Mexican consumer prices rose more than expected in early December after the nation’s capital raised subway fares and prices for farm products climbed.
Prices jumped 0.40 percent in the first two weeks of the month, the national statistics agency said, compared with the 0.37 percent median forecast in a Bloomberg survey. Annual inflation (MXCPYOY) quickened to 3.86 percent from 3.62 percent in November, remaining below the 4 percent upper limit of the central bank’s target range. Core prices, which exclude energy and farm costs, increased 0.30 percent, more than the 0.25 percent median projection.
Latin America’s second-largest economy is expected to strengthen gradually next year, Banco de Mexico said in the minutes to its Dec. 6 monetary policy decision, when it kept interest rates on hold. Consumer prices had risen in November by the most in two years as electricity costs surged and after the central bank cut rates by a quarter point at its September and October meetings to boost a slowing economy.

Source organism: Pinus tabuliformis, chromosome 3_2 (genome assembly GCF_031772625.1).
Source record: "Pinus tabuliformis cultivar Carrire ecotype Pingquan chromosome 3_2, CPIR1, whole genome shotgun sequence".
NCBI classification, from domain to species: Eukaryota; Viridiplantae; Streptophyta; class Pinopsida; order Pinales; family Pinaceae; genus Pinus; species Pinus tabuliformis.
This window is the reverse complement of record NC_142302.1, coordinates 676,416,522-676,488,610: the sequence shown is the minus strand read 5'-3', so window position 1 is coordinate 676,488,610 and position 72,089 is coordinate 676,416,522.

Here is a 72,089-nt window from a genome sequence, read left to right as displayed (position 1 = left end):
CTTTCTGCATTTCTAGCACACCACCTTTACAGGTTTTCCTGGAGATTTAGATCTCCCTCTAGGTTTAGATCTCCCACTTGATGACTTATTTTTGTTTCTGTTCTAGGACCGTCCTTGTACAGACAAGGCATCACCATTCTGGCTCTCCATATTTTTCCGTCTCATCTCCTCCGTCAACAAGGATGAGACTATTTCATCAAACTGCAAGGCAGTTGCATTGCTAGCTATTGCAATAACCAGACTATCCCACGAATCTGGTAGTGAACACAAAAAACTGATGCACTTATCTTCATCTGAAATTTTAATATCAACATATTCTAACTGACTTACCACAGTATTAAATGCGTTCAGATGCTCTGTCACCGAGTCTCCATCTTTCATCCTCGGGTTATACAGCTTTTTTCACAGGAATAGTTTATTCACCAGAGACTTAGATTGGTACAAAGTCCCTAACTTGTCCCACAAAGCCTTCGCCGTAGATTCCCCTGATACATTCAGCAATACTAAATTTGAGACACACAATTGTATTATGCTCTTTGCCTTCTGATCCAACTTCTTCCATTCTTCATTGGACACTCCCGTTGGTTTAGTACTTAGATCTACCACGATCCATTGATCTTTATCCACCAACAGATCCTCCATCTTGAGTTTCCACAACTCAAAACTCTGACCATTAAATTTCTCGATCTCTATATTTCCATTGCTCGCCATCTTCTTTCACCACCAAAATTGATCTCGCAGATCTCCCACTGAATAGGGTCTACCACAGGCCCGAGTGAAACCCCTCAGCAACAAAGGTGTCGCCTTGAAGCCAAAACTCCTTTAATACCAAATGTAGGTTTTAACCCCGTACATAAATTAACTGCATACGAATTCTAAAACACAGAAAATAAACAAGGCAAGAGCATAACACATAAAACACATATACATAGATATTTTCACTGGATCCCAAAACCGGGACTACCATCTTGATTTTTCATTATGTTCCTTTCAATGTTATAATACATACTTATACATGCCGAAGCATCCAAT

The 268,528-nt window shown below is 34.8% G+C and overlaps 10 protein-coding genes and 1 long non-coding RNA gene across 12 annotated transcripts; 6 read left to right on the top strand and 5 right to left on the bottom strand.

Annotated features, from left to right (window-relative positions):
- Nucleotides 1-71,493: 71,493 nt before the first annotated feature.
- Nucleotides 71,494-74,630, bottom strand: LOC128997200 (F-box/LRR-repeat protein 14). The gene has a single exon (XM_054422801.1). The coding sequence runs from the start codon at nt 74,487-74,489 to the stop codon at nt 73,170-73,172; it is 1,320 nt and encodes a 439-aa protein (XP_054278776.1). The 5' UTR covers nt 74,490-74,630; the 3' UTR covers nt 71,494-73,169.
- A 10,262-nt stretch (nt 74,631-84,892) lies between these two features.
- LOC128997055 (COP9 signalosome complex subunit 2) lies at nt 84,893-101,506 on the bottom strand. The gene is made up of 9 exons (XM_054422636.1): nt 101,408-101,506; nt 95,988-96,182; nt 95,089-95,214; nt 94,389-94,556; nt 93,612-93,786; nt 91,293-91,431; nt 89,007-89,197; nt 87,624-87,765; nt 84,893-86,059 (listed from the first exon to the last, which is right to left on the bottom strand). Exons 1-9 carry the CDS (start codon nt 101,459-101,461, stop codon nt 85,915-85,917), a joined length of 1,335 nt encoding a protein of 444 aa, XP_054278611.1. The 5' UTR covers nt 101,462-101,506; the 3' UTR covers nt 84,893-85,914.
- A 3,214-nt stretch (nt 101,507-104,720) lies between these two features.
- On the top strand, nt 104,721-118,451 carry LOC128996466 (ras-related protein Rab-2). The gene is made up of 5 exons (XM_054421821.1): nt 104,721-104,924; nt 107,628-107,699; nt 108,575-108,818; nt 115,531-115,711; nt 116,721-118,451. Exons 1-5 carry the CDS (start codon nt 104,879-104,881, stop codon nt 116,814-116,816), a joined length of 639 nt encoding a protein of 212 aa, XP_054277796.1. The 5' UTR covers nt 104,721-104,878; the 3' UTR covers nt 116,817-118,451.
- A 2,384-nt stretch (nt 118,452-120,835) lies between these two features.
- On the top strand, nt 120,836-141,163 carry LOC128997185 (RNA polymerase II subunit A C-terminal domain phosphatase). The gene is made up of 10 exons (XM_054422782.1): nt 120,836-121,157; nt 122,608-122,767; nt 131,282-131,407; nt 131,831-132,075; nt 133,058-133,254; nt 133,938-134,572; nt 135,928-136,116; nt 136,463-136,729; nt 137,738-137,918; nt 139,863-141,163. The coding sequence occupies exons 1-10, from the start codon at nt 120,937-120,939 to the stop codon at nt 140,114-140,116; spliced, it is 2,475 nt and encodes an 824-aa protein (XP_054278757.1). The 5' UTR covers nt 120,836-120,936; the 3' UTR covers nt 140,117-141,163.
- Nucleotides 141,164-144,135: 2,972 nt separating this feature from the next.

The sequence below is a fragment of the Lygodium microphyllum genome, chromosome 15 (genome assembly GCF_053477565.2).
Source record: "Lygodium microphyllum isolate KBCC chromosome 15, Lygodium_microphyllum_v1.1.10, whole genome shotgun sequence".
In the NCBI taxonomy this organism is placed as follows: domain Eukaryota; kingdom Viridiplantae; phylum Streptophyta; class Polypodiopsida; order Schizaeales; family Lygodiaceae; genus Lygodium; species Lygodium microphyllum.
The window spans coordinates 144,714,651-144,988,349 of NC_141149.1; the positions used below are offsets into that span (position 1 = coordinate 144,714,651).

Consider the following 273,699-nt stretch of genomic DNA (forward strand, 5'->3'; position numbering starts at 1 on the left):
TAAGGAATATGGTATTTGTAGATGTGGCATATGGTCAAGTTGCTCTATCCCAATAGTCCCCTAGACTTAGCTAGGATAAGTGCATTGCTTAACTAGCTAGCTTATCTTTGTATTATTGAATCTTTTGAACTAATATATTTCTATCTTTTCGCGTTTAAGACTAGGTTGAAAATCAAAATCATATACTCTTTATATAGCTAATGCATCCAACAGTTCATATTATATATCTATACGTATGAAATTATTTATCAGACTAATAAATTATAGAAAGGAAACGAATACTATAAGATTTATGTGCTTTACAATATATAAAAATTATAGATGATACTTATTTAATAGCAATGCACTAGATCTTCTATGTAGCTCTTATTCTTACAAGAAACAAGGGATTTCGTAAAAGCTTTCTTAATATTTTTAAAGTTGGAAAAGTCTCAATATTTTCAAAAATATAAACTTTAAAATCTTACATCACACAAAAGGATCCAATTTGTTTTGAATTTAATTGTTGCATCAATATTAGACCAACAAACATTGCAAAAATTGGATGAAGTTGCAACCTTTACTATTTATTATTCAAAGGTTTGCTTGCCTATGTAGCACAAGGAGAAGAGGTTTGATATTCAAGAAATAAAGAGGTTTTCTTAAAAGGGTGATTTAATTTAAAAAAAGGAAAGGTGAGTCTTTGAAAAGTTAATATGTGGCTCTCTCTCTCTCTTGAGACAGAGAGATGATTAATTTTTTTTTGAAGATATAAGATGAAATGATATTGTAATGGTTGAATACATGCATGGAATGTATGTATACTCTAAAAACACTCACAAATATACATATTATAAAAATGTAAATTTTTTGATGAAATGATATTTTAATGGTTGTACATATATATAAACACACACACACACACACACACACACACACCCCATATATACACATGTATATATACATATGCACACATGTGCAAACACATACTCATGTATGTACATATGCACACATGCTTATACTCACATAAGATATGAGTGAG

The peso gained 0.1 percent to 12.9624 per dollar at 8:06 a.m. in Mexico City.
Annual inflation will be about 3.5 percent throughout 2014 before easing to near the central bank’s 3 percent target in 2015, most policy makers said in the minutes released Dec. 20.
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